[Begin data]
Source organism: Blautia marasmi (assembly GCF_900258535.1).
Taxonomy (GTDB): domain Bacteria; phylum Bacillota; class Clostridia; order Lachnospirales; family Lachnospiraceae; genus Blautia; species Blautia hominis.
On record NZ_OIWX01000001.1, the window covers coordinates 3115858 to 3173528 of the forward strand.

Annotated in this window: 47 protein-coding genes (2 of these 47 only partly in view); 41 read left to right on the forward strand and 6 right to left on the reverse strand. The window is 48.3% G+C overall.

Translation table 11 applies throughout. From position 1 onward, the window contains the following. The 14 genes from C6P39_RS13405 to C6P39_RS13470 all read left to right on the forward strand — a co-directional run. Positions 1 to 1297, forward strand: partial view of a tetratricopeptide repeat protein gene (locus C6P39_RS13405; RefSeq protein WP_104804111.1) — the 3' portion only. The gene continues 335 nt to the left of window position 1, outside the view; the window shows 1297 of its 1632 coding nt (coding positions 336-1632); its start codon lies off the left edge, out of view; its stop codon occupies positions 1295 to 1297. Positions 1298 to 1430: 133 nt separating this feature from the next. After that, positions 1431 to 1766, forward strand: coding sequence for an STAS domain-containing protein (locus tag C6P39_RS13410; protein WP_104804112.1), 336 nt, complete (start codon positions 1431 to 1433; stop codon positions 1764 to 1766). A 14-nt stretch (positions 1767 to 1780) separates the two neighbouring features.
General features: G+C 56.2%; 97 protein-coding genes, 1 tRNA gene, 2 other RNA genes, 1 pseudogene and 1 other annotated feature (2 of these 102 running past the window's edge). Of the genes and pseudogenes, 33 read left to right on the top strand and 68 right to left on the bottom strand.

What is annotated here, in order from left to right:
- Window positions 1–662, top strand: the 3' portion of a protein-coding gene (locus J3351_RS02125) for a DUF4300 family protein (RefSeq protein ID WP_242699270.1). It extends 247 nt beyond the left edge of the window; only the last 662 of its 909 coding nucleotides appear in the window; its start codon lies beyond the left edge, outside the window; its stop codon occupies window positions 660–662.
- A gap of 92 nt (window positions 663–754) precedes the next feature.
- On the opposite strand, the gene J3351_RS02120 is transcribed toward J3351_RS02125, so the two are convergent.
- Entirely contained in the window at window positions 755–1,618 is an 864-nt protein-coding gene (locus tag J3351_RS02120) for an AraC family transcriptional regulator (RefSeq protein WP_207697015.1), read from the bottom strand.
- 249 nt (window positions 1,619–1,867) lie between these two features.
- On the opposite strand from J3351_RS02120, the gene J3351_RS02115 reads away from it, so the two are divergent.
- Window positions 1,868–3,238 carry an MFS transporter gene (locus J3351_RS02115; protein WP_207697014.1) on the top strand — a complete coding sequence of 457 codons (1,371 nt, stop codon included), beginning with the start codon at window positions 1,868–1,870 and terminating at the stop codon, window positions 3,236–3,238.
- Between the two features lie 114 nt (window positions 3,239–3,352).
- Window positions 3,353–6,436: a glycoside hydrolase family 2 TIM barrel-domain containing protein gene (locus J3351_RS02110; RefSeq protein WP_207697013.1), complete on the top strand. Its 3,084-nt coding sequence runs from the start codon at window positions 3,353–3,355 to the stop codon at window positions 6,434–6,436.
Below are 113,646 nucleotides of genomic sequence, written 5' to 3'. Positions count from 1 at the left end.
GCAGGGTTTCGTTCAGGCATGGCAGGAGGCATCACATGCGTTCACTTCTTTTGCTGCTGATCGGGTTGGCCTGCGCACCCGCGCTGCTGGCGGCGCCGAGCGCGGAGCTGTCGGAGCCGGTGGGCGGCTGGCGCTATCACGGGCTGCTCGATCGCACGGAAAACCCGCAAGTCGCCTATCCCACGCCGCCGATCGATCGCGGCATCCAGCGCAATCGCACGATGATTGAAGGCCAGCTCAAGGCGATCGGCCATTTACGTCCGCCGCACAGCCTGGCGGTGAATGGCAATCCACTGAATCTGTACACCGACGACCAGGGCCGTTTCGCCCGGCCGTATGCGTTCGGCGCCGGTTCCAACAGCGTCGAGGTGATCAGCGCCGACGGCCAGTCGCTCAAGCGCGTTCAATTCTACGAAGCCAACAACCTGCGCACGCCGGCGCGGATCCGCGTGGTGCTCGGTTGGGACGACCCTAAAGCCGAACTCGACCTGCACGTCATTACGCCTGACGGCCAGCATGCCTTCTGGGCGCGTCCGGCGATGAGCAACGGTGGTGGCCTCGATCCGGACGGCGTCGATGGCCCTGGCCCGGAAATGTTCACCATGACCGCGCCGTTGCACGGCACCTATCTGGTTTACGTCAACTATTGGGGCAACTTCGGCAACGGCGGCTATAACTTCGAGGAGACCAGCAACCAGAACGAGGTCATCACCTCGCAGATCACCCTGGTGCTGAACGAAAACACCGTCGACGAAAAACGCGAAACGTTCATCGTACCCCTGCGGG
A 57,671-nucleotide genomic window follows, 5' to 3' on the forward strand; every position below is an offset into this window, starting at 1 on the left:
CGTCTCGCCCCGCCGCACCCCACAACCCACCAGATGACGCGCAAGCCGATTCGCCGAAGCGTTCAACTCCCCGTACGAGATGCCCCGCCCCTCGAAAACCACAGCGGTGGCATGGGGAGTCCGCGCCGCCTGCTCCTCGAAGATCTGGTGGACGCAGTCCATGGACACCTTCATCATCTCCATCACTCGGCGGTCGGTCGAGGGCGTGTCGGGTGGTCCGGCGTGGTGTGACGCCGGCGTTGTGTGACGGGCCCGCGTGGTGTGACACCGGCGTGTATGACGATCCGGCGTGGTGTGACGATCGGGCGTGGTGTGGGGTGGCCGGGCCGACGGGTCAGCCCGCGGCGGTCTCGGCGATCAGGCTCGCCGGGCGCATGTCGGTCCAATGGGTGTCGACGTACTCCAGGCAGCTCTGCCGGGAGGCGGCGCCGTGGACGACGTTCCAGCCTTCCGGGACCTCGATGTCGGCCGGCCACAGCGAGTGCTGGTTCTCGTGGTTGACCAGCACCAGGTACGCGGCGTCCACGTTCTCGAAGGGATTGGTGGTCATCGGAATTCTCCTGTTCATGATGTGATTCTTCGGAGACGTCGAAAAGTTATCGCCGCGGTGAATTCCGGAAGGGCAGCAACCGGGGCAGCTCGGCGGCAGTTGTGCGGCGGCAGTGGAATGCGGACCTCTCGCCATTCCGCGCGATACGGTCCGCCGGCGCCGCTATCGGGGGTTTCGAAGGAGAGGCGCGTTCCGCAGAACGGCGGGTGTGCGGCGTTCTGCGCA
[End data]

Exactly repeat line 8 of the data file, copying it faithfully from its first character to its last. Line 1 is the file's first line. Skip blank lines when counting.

- Window positions 1–662, top strand: the 3' portion of a protein-coding gene (locus J3351_RS02125) for a DUF4300 family protein (RefSeq protein ID WP_242699270.1). It extends 247 nt beyond the left edge of the window; only the last 662 of its 909 coding nucleotides appear in the window; its start codon lies beyond the left edge, outside the window; its stop codon occupies window positions 660–662.